Even after the Iran nuclear deal was formally implemented on Saturday, debate continues, and will likely continue for some time, over whether it was worth striking or whether it was, as Israeli Prime Minister Benjamin Netanyahu deemed it, a "historic mistake."
The debate has always turned on a counterfactual: "If not this deal, then what?" Critics argue that Obama administration officials could have gotten a better deal if they'd just tried harder, been tougher on Iran, or waited longer. Supporters say the alternative wouldn't have been a better deal, which was not achievable; it would have been no deal, and possibly war.
It's always difficult to argue a counterfactual, but it's useful to consider what things might look like today if we hadn't gotten the nuclear deal with Iran. Historian and scholar Graham Allison has done just that, writing at Harvard's Belfer Center for Science and International Affairs, where he is the director. (Allison is best known for his book on the Cuban Missile Crisis.) That doesn't mean he must therefore be right, but it's worth at least considering his view.
Here's what Allison thinks likely would've happened if we hadn't passed this nuclear deal:
The international community would have concluded that the U.S. government had become so paralyzed that it was unable to play any consistent role in the world. The international sanctions regime would have collapsed, with Russia, China, India, and most likely a number of European nations resuming trade and investments with Iran.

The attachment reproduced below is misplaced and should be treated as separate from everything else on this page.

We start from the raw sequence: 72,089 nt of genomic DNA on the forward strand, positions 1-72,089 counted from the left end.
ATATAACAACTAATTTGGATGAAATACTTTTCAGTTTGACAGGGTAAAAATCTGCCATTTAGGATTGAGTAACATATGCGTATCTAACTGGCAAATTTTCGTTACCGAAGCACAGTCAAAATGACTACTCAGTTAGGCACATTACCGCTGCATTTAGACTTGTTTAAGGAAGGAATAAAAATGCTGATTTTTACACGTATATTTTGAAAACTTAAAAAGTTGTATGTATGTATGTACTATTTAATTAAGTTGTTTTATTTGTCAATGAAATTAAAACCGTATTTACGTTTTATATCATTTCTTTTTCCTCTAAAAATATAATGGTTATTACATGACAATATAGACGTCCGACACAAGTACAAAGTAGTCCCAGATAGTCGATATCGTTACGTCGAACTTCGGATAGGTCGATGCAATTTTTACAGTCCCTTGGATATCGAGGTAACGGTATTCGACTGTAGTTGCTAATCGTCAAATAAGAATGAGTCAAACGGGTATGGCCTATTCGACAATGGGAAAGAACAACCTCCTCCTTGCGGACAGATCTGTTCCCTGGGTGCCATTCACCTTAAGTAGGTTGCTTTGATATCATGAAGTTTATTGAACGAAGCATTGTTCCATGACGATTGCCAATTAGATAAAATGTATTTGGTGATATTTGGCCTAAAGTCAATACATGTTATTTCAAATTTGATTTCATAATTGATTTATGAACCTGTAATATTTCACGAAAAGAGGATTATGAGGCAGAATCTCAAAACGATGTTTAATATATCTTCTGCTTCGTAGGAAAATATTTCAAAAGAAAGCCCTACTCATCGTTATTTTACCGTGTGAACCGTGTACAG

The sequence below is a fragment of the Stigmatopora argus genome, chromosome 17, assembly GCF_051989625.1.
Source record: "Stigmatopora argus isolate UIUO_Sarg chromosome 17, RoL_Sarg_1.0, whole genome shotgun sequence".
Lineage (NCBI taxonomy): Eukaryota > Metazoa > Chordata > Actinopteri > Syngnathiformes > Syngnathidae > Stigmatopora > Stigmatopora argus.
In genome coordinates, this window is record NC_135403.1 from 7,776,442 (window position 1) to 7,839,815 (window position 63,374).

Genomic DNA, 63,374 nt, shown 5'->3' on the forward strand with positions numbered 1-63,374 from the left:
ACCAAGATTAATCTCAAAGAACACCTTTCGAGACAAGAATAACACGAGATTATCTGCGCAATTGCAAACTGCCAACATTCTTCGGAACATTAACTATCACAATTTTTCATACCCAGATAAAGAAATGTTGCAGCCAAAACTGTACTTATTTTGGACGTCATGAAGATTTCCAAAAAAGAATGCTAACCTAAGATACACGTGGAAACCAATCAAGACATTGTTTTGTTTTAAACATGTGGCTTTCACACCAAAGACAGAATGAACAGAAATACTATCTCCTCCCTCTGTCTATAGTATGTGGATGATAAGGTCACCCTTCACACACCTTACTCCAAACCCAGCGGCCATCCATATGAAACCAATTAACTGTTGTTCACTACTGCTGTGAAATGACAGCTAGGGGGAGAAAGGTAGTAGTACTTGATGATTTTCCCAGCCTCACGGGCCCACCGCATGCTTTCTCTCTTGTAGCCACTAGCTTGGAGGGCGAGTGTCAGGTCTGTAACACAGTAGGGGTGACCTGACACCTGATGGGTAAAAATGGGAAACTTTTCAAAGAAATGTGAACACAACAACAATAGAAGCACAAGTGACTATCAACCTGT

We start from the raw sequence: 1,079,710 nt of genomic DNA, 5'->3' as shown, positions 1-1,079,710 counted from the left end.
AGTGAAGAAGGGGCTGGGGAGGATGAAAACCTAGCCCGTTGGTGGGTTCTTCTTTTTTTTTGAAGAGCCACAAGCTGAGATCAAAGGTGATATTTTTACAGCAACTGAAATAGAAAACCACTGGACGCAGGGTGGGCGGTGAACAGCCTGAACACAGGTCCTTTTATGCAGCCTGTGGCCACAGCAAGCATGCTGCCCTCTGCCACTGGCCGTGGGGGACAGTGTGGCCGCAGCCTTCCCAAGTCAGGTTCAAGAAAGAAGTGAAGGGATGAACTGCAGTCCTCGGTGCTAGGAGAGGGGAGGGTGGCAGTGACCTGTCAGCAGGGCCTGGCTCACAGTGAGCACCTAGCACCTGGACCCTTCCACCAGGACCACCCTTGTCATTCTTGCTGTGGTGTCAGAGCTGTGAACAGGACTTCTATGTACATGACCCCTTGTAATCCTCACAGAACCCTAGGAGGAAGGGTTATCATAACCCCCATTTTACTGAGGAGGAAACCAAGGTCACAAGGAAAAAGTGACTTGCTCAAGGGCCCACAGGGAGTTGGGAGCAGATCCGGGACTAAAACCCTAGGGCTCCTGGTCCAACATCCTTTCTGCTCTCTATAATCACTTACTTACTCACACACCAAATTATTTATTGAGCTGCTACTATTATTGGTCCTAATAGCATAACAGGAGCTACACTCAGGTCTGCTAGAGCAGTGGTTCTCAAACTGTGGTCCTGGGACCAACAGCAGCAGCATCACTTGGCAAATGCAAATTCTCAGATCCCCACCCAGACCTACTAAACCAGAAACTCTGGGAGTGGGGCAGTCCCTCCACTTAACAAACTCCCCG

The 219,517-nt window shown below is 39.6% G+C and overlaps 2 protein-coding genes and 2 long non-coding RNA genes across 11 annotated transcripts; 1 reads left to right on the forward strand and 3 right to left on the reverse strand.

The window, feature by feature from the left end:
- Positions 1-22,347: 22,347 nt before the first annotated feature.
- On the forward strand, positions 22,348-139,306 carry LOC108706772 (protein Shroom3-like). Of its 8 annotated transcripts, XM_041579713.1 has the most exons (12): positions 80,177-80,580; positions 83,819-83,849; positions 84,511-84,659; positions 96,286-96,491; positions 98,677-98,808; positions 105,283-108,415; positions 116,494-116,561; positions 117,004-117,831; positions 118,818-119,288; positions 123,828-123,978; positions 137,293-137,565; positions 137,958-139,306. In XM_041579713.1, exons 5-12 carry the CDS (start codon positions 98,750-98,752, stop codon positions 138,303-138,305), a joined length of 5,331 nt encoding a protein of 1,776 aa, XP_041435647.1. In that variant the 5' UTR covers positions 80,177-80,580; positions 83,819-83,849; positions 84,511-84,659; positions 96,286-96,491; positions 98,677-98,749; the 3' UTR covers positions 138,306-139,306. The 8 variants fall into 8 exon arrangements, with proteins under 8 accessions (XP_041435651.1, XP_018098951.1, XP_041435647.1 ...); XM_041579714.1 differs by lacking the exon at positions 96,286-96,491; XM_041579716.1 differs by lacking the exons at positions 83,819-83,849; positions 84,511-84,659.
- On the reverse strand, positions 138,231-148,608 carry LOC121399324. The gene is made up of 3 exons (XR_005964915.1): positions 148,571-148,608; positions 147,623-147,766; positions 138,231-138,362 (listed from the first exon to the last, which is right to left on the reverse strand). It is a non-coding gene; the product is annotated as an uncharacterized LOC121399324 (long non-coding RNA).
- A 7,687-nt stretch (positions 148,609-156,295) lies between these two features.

Iran would have restarted the activity it froze during negotiations: enriching uranium, adding to its stockpile of six bombs-worth of nuclear material, installing additional centrifuges, and continuing construction on its heavy water reactor.
This activity would continue shrinking Iran’s "breakout time" — the time required to produce enough nuclear material for one weapon—from the two months at which it had been frozen to one month, or one week, or closer. Israel's prime minister would be threatening to attack Iran—and seeking to push the U.S. into taking the lead. Republican candidates for president would be attacking President Obama for having failed to prevent Iran's acquiring a bomb.
In sum: the world could well have been on the brink of a third major war in the Middle East. So while the nuclear agreement does not resolve all the substantial differences between the U.S. and Iran, it does put what would have been the overriding international challenge of 2016 in a box for the next 15 years.
In other words, if the Iran nuclear deal hadn't happened, Allison believes international pressure against Iran would've fallen apart and Iran would've restarted its nuclear program. Eventually, with diplomacy suddenly a much less feasible option, either Israel or the US, or both, may have felt compelled to use military force to stop the program.
So instead of the world we have today, where Iran has taken major steps toward dismantling its nuclear program, Iran could be even closer to the bomb and we could be on the brink of yet another disastrous war in the Middle East.
Others have taken Allison's view as well. Robert Einhorn, a nonproliferation expert at the Brookings Institution, has called the idea that we could have rejected the deal and renegotiated a better one "a pipe dream."
It's impossible to know for sure what would've happened if the Iran nuclear deal had failed, but the fact that Iran is now further away from having a nuclear weapon than it was before the deal, and that this was accomplished without military force, is probably a good thing.